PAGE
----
[This release date for my new book, Of Thee I Sing: The Contested History of American Patriotism, has been pushed back a bit, but I don't know there's ever been a more important moment to talk about patriotism. So this week I’ll use portions of the book’s Introduction to briefly highlight each of my four categories of American patriotism, leading up to a special post on my goals for the project over the next couple months—and how you all can help!]
Here are two spots in the intro where I define my third category, active patriotism (the first of two that I offer as an alternative to celebratory and mythic patriotisms):
1) “Another element that both celebratory and mythic patriotisms share is that they often present patriotism as fundamentally passive, a participation in national community largely defined by acceptance and repetition of existing rituals and myths. On the other hand, one of American culture’s most hotly debated recent events, NFL player Colin Kaepernick’s controversial national anthem protests, have modeled a more active form of patriotism. Kaepernick’s detractors have presented his actions as unpatriotic, as nothing short of attacks on American soldiers, the flag, and the nation itself; as fellow quarterback Drew Brees put it in a May 2020 interview, “I will never agree with anybody disrespecting the flag of the United States.” Yet as illustrated by his decision to kneel rather than sit during the anthem after consulting former NFL player and Green Beret Nate Boyer over what action would be more respectful, Kaepernick clearly perceives his protest as a patriotic tribute to American ideals. But that tribute also embodies a form of activism, as this more active form of patriotism uses and challenges a communal moment of celebration like the anthem to advance an argument about how the nation both has fallen short of and needs to move closer to its ideals. As Kaepernick puts it, “To me this is something that has to change and when there’s significant change and I feel like that flag represents what it’s supposed to represent in this country, is representing the way that it’s supposed to, I’ll stand.””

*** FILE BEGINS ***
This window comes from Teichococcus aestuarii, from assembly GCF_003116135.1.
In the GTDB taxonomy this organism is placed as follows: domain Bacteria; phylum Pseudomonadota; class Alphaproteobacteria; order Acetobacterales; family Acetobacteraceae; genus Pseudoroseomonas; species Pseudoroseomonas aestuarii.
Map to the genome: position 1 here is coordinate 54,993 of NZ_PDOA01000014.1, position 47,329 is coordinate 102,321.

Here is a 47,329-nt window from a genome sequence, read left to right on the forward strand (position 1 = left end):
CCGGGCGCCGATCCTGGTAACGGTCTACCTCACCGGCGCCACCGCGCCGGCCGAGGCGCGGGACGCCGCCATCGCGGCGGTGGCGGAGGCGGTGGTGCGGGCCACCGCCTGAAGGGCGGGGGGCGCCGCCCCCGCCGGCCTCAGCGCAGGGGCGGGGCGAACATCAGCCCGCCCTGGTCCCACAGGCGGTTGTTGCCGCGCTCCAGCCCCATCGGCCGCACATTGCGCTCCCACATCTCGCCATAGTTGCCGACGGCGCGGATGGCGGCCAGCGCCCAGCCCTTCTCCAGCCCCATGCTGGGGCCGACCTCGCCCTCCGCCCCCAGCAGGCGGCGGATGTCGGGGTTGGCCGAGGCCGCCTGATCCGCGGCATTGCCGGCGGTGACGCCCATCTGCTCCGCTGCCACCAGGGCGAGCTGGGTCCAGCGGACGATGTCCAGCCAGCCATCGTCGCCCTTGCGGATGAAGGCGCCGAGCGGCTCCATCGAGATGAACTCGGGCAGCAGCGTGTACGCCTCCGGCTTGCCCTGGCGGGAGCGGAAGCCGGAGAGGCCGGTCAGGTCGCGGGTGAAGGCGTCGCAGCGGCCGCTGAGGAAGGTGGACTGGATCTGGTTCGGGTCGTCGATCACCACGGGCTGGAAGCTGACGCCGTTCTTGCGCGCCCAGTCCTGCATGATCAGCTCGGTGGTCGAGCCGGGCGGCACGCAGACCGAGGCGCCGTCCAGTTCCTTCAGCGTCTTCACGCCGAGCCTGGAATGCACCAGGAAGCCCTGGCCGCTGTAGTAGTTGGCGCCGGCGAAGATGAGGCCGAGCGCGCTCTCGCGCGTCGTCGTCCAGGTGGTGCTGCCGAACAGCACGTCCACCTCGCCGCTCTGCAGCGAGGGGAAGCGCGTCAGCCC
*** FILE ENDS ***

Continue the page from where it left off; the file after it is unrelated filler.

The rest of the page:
2) “Both celebratory and mythic patriotisms often foreground passive participation in shared communal rituals. In contrast, American history features many examples of a more active patriotic expression of commitment to and love of country, and Bates’ third verse highlights a prominent such example: the service and sacrifice of Union soldiers during the Civil War. “O beautiful for heroes proved in liberating strife,” she writes, “who more than self their country loved and mercy more than life!” Military service comprises one clear and consistent form of active patriotism, but American history provides examples of many others, from social activism and protest to political engagement, journalism and cultural commentary to the creation of literary and artistic works. Like the best versions of celebratory patriotism, active patriotism represents an inclusive form in which all Americans can potentially take part, a communal vision of service through which all Americans can embody and extend our shared national identity and ideals.”
Last patriotic category tomorrow,
PS. What do you think? Examples of active patriotism you’d share?